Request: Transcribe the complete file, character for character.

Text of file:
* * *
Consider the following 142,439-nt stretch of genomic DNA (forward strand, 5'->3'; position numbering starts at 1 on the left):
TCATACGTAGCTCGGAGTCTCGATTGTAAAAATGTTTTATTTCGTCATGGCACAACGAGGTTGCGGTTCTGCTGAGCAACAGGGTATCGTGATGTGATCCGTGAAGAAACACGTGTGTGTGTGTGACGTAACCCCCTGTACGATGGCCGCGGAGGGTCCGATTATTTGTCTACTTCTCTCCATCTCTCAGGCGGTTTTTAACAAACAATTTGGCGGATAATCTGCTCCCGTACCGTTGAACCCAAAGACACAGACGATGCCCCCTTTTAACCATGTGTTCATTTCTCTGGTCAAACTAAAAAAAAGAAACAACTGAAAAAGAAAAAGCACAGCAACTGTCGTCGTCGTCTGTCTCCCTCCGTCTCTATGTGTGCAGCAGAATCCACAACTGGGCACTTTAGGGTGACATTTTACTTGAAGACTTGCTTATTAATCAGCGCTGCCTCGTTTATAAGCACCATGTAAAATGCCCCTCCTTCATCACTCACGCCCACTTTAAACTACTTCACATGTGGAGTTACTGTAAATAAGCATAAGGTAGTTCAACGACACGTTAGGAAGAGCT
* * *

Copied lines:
Consider the following 142,439-nt stretch of genomic DNA (forward strand, 5'->3'; position numbering starts at 1 on the left):
TCATACGTAGCTCGGAGTCTCGATTGTAAAAATGTTTTATTTCGTCATGGCACAACGAGGTTGCGGTTCTGCTGAGCAACAGGGTATCGTGATGTGATCCGTGAAGAAACACGTGTGTGTGTGTGACGTAACCCCCTGTACGATGGCCGCGGAGGGTCCGATTATTTGTCTACTTCTCTCCATCTCTCAGGCGGTTTTTAACAAACAATTTGGCGGATAATCTGCTCCCGTACCGTTGAACCCAAAGACACAGACGATGCCCCCTTTTAACCATGTGTTCATTTCTCTGGTCAAACTAAAAAAAAGAAACAACTGAAAAAGAAAAAGCACAGCAACTGTCGTCGTCGTCTGTCTCCCTCCGTCTCTATGTGTGCAGCAGAATCCACAACTGGGCACTTTAGGGTGACATTTTACTTGAAGACTTGCTTATTAATCAGCGCTGCCTCGTTTATAAGCACCATGTAAAATGCCCCTCCTTCATCACTCACGCCCACTTTAAACTACTTCACATGTGGAGTTACTGTAAATAAGCATAAGGTAGTTCAACGACACGTTAGGAAGAGCT